Forum for Science, Industry and Business

Sponsored by:     3M 
Search our Site:

 

Less couch time equals fewer cookies

29.05.2012
Just 2 simple changes in health behavior spurs big and lasting results

Simply ejecting your rear from the couch means your hand will spend less time digging into a bag of chocolate chip cookies.

That is the simple but profound finding of a new Northwestern Medicine study, which reports simply changing one bad habit has a domino effect on others. Knock down your sedentary leisure time and you'll reduce junk food and saturated fats because you're no longer glued to the TV and noshing. It's a two-for-one benefit because the behaviors are closely related.

The study also found the most effective way to rehab a delinquent lifestyle requires two key behavior changes: cutting time spent in front of a TV or computer screen and eating more fruits and vegetables.

"Just making two lifestyle changes has a big overall effect and people don't get overwhelmed," said Bonnie Spring, a professor of preventive medicine at Northwestern University Feinberg School of Medicine, and lead author of the study published in Archives of Internal Medicine.

"Americans have all these unhealthy behaviors that put them at high risk for heart disease and cancer, but it is hard for them and their doctors to know where to begin to change those unhealthy habits," Spring said. "This approach simplifies it."

With this simplified strategy, people are capable of making big lifestyle changes in a short period of time and maintaining them, according to the study.

Spring wanted to figure out the most effective way to spur people to change common bad health habits: eating too much saturated fat and not enough fruits and vegetables, spending too much sedentary leisure time and not getting enough physical activity.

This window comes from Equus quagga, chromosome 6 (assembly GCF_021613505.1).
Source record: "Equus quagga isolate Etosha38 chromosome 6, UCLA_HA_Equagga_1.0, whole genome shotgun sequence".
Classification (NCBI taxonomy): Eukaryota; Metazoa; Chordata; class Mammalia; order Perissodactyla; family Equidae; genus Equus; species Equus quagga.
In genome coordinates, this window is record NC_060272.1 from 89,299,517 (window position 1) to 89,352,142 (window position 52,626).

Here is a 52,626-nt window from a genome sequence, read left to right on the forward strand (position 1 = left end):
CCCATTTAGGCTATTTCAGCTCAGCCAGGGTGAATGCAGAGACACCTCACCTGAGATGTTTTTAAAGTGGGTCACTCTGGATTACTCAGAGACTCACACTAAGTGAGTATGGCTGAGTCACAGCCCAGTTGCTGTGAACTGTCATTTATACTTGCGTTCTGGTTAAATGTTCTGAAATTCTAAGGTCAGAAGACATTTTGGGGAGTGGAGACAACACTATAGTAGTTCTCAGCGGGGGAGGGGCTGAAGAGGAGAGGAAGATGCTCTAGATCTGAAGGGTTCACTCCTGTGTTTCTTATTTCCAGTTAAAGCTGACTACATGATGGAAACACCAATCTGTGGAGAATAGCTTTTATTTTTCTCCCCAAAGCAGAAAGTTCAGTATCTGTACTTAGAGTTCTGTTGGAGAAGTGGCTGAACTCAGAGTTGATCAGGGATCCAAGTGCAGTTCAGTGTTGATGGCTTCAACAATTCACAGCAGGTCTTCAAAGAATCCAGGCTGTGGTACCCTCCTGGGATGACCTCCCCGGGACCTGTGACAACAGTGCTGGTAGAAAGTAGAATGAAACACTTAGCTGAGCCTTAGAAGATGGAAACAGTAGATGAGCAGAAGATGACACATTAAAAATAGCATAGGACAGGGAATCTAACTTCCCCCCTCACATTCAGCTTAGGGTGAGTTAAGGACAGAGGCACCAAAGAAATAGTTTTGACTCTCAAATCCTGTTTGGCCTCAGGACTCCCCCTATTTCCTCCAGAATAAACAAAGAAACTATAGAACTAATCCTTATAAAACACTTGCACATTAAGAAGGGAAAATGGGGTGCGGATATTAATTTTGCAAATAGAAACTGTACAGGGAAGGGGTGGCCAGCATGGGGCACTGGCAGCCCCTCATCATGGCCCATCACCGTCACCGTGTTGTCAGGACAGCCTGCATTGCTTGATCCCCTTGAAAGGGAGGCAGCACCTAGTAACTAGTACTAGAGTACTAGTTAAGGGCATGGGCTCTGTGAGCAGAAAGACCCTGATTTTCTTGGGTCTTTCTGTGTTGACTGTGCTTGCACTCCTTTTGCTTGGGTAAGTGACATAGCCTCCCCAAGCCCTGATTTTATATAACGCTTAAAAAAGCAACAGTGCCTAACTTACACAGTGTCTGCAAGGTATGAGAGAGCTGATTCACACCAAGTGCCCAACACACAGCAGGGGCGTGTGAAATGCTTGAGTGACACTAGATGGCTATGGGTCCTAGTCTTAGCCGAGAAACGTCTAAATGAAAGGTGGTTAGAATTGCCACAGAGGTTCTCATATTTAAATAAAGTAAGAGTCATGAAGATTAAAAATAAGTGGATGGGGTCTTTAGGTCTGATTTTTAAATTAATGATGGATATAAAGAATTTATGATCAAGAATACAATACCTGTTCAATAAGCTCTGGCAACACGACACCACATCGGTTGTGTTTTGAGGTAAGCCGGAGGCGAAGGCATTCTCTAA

She and colleagues randomly assigned 204 adult patients, ages 21 to 60 years old, with all those unhealthy habits into one of four treatments. The treatments were: increase fruit/vegetable intake and physical activity, decrease fat and sedentary leisure, decrease fat and increase physical activity, and increase fruit/vegetable intake and decrease sedentary leisure.

During the three weeks of treatment, patients entered their daily data into a personal digital assistant and uploaded it to a coach who communicated as needed by telephone or email.

Participants could earn $175 for meeting goals during the three-week treatment phase. But when that phase was completed, patients no longer had to maintain the lifestyle changes in order to be paid. They were simply asked to send data three days a month for six months and received $30 to $80 per month.

"We said we hope you'll continue to keep up these healthy changes, but you no longer have to keep them up to be compensated," Spring said.

The results over the next six months amazed Spring. "We thought they'd do it while we were paying them, but the minute we stopped they'd go back to their bad habits," she said. "But they continued to maintain a large improvement in their health behaviors."

From baseline to the end of treatment to the end of the six-month follow-up, the average servings of fruit/vegetables changed from 1.2 to 5.5 to 2.9; average minutes per day of sedentary leisure went from 219.2 to 89.3 to 125.7 and daily calories from saturated fat from 12 percent to 9.4 percent to 9.9 percent.

About 86 percent of participants said once they made the change, they tried to maintain it. There was something about increasing fruits and vegetables that made them feel like they were capable of any of these changes," Spring said. "It really enhanced their confidence."

"We found people can make very large changes in a very short amount of time and maintain them pretty darn well," Spring said. "It's a lot more feasible than we thought."

Other Northwestern authors included Donald Lloyd-Jones, M.D. Arlen Moller and Juned Siddique.